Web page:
Treat everyone like an adult; do all that you can; let people choose.

If you feel bad or rejected like Alan Weiss says “Get a Dog”

 

What do you think?

If someone is being resistant to your coaching and development what do you do? As a manager what works when someone feels they know everything? Are the questions above useful, how so?

Team Building Leadership Innovation expert Michael Cardus

michael cardus is create-learning

image by kennymatic

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2 thoughts on “19 Coaching Questions When the person does not want coaching

  1. What are the scenarios in which a manager would bring in a coach to work with an employee who feels he doesn’t need coaching? I suspect this is an area that falls under “we need you to shape up because your job is on the line.” The coach seems suspicious, then. He is the agent reporting back to your manager. The employee may feel he has no choice but to go along, even if the coach is telling him he can opt out. It’s become a common scenario for layoffs to be done by outside consultants, so it’s not surprising that employees are resistant.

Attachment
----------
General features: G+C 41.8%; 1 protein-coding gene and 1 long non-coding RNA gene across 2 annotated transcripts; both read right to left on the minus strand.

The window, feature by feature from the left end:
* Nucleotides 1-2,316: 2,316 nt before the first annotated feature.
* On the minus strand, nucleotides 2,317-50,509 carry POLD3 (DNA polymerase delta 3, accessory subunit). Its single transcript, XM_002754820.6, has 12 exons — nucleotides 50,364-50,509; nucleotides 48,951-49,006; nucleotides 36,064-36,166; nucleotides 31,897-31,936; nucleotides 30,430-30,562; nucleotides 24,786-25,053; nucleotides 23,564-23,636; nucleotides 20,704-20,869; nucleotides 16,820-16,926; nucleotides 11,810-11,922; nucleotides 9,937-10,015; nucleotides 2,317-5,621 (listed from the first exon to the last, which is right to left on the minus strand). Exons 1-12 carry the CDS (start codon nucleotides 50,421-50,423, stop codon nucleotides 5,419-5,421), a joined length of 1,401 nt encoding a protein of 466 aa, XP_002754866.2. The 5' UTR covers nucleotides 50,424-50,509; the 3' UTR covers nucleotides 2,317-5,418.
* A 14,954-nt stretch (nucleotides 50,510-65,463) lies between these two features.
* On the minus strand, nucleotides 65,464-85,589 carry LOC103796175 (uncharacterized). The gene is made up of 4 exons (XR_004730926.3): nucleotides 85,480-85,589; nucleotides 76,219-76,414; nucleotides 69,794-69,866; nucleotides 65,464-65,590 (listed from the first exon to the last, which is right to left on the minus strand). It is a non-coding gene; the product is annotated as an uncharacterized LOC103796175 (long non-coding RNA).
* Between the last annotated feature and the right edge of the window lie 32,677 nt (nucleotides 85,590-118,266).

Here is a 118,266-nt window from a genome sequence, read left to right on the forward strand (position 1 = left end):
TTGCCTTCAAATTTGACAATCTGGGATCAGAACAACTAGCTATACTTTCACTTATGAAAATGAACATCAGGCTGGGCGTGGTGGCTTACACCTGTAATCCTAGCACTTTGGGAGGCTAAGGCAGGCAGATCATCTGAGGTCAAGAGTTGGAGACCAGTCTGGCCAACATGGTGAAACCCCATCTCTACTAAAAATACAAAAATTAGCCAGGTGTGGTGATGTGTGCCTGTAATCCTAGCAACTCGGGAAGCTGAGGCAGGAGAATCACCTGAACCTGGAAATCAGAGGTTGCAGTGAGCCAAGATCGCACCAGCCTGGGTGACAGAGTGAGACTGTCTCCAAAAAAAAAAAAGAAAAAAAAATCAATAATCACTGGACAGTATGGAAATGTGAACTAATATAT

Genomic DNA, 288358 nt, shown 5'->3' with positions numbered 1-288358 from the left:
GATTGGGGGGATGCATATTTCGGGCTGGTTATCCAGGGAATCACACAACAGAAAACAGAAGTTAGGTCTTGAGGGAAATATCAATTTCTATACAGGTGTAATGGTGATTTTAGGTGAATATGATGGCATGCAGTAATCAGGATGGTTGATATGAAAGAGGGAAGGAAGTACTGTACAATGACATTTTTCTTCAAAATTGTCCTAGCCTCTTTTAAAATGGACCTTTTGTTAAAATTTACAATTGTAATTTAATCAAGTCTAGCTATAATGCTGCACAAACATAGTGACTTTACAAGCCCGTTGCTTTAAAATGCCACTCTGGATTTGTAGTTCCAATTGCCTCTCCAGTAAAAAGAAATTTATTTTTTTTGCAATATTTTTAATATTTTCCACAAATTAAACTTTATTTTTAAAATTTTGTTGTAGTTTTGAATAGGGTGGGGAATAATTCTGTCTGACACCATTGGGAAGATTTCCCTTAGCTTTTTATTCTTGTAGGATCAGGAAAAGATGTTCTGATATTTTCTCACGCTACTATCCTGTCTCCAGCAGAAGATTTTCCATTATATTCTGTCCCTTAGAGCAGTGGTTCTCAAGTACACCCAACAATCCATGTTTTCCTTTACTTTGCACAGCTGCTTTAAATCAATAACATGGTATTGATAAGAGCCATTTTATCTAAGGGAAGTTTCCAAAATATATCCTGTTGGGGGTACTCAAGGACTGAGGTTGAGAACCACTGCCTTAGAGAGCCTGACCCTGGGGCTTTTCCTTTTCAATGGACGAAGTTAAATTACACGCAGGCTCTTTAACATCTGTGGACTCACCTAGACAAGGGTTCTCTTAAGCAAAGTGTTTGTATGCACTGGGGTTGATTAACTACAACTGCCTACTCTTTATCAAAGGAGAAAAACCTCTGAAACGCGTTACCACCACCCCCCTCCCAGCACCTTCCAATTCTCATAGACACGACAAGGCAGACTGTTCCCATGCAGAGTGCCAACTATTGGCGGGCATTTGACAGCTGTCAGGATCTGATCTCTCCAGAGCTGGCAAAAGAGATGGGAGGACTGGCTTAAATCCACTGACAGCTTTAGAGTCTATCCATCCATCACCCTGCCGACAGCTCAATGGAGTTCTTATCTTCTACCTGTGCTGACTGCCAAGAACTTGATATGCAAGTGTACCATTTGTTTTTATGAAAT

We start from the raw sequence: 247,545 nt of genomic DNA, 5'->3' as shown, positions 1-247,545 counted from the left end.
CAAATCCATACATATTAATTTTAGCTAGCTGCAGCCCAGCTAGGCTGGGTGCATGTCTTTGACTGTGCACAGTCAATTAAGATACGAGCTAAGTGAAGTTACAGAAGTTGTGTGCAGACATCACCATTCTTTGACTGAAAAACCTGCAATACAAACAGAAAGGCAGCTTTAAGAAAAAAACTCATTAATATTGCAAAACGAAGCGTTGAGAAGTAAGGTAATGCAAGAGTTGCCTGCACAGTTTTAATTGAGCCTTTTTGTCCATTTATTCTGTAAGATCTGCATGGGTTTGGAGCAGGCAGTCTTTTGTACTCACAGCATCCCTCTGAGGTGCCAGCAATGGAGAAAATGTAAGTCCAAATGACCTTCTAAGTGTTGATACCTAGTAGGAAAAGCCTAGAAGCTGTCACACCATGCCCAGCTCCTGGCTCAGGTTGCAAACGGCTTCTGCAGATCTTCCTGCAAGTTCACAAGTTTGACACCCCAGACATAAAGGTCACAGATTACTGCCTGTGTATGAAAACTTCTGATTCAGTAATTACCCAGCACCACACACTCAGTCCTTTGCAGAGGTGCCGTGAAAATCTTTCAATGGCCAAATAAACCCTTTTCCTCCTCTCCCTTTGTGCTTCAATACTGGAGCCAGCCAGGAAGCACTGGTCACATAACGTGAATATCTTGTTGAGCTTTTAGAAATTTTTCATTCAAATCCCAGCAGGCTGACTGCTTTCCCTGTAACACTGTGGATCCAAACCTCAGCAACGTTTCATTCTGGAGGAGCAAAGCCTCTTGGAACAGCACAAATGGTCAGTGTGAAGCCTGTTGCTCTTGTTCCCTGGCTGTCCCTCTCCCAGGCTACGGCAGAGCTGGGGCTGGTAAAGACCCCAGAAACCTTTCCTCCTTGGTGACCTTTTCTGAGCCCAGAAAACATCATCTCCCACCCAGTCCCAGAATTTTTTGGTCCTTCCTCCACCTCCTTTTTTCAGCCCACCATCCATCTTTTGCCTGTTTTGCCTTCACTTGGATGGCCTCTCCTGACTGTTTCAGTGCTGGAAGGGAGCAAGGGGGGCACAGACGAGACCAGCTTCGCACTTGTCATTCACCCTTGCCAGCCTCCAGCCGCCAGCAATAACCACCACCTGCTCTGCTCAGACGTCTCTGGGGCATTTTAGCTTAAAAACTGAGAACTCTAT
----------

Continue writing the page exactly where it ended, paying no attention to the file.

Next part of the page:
On the other hand, if there is a specific skill that a coach can help an employee with, and the manager has discussed this with the employee already so that the outside coach isn’t a surprise, then maybe the employee will more readily accept the training.

  2. Scenario when employee does not feel they need coaching. It is the responsibility of every manager to be involved in some coaching and development with every employee this may vary from ‘formal’ to ‘informal’.
    The formal being when work is not getting done and / or behaviors are that extreme are getting in the way; the employee is about to be promoted or transferred; or just general here is how things look and how I see my work and your work being relevant.
    Yes, when an outside consultant or coach is brought in it will arouse suspicion. Like you mentioned “we need to shape you up” if that is the coaches role then resistance is expected. And if the manager can define some clear objectives, possibly the person being coached will be less resistant.
    Sometimes (as in my leadership programs) coaching is part of the package. Meaning there is on-line, group meetings, and 1 on 1 coaching monthly. Sometimes they don’t want it and I still try to work with them…Plus people can be resistant even when they want coaching.
    The idea behind the article came from a certificate class on Solution-Focused Leadership from a question that a manager asked.